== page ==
Move well, eat well, sleep well Moderate to vigorous exercise such as brisk walking and cycling, for instance, can bring about several positive changes in your immune system, including enhanced movement of important immune cells through the body. Although these changes are temporary, each exercise session represents a boost that reduces the risk of infection over the long term. There are many ways to continue an exercise program even when you are physically distancing. A healthy diet too can enhance immunity by providing essential vitamins and minerals and by encouraging a wide range of good bacteria in your gut. Recent research has shown these bugs play an important role in supporting the body's immune response to infection and can even boost your mood. Eating a wide range of plant-based foods seems to be helpful in nurturing the right bacteria, along with natural yoghurt and fermented foods like Korean kimchi and German sauerkraut. The Dietitians Association of Australia has tips for planning our pantry during the pandemic while LiveLighter suggests some recipes you can make with your staples once you're stocked up. Good sleep is also vital for immunity and it helps our mood and our ability to cope with stress as well. The Sleep Health Foundation has a fact sheet with useful tips. While you might be tempted to reach for alcohol to help you cope, it can increase our susceptibility to infection. It can also interfere with sleep and make you more prone to anxiety and depression. There are healthier ways to manage stress than alcohol (such as relaxation and meditation). And Dr Demaio suggests if you must keep beer and wine in the house, storing it in a cupboard rather the fridge can help minimise impulsive drinking.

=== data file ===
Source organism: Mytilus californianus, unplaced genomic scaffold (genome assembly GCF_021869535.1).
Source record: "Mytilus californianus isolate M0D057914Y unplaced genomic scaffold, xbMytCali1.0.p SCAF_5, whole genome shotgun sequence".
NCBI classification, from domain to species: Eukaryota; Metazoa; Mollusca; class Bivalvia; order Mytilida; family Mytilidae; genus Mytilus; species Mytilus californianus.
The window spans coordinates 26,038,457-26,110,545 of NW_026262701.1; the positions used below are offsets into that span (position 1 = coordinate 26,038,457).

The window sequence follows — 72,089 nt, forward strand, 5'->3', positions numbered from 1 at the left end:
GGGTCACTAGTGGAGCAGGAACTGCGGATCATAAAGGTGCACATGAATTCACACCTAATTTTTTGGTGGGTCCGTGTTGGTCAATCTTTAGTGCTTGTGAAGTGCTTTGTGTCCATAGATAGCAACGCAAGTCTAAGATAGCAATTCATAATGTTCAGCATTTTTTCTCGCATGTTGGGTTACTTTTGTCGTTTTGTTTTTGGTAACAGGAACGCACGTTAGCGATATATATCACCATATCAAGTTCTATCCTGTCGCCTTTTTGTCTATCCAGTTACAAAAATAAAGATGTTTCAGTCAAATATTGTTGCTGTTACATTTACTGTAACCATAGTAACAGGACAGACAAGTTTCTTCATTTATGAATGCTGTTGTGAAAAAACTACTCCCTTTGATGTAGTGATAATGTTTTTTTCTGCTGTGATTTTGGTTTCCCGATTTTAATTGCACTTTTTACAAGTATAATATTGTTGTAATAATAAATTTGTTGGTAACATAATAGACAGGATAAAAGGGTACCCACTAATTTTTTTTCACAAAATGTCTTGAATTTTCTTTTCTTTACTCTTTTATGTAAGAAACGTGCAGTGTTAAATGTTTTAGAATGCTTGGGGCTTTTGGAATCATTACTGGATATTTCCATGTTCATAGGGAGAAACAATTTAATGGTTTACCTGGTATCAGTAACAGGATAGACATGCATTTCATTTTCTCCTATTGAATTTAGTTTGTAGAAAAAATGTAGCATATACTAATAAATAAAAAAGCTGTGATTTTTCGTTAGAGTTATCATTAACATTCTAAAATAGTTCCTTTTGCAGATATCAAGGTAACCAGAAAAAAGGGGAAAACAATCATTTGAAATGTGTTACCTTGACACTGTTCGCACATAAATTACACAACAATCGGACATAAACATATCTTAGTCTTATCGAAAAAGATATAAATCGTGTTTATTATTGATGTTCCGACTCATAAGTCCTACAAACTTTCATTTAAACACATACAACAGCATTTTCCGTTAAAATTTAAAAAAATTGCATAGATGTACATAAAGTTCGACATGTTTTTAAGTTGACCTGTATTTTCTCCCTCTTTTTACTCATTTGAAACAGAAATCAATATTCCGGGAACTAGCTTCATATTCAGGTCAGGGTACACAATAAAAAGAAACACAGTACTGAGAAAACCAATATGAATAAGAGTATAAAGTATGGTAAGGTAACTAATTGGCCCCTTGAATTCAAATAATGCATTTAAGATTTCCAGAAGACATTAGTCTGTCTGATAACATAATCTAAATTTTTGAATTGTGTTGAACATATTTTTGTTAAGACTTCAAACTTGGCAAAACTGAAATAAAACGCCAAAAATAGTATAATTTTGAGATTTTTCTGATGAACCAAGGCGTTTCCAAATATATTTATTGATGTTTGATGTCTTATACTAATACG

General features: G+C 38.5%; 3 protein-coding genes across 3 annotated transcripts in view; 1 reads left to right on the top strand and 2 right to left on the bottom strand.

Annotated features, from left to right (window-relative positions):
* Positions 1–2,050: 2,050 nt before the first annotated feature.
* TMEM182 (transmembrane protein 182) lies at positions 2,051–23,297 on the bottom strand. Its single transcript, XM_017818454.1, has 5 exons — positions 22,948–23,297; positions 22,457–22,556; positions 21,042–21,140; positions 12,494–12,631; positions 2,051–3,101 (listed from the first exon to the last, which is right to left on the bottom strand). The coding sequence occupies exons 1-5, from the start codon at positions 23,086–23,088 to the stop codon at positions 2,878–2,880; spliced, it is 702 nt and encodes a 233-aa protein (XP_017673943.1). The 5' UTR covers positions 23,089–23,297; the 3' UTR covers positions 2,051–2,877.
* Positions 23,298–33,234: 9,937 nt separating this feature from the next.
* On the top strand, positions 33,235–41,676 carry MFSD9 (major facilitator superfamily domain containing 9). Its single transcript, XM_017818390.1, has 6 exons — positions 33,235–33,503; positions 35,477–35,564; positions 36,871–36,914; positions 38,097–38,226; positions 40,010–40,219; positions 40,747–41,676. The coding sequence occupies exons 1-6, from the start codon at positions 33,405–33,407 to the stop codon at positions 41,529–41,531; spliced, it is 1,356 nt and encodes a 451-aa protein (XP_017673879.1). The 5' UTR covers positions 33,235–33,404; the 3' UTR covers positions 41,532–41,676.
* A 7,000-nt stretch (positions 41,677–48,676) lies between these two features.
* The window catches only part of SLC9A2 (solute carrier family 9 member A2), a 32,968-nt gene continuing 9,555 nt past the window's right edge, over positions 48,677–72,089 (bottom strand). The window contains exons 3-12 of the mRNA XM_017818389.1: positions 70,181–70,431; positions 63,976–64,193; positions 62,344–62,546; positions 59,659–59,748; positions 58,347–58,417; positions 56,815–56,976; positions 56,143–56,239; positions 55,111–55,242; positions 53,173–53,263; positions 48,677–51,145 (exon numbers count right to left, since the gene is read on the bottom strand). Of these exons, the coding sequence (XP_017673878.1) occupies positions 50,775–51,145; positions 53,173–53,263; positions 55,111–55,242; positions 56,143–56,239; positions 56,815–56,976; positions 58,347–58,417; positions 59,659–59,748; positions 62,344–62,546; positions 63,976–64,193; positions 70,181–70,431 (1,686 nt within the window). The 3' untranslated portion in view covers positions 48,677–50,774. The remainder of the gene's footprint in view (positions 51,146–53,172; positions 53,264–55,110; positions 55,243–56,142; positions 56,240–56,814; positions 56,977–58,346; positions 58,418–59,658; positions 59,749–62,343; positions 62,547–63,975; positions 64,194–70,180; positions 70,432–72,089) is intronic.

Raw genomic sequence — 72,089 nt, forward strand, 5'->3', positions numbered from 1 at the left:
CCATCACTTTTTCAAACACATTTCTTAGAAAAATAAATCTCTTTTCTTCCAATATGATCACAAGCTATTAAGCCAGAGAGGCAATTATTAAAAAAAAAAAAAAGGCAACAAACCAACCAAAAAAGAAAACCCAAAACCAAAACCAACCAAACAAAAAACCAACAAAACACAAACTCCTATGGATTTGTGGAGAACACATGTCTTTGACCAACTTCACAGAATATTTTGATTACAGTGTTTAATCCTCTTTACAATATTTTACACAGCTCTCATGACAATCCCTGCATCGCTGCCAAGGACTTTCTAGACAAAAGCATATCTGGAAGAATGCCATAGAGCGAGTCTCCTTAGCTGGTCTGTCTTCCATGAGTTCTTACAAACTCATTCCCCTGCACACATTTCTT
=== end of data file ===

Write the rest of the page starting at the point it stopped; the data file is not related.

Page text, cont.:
Good habits are a long-term investment "Now more than ever we need to remind Australians how important it is to stay healthy, despite many of us understandably feeling stressed and anxious," says Ms Melissa Ledger, who oversees the LiveLighter healthy lifestyle program, funded by the Western Australian Government. "We know that the healthier we are, the better off we are to manage infections like the common cold. It's possible it will also help us with this current virus, although it's too early to say," she says. "That's one of the great things about making changes or maintaining healthy routines at the moment. It will keep you healthy now and for the long-term too." The current pandemic won't last forever and "if we let unhealthy habits become normal, it's really hard to kick those habits later on," Ms Ledger says. If you're a smoker, health experts are also keen to point out it's not too late to reduce your chance of a severe COVID illness if you quit now. As well as the huge long-term payoffs, some important benefits can kick in within four to six weeks. "Your airway inflammation will be improving, you will be less likely to have an acute heart problem or a common or garden-variety pneumonia. So your need for acute hospital care will diminish," says Professor Matthew Peters, head of respiratory medicine at Sydney's Concord Hospital.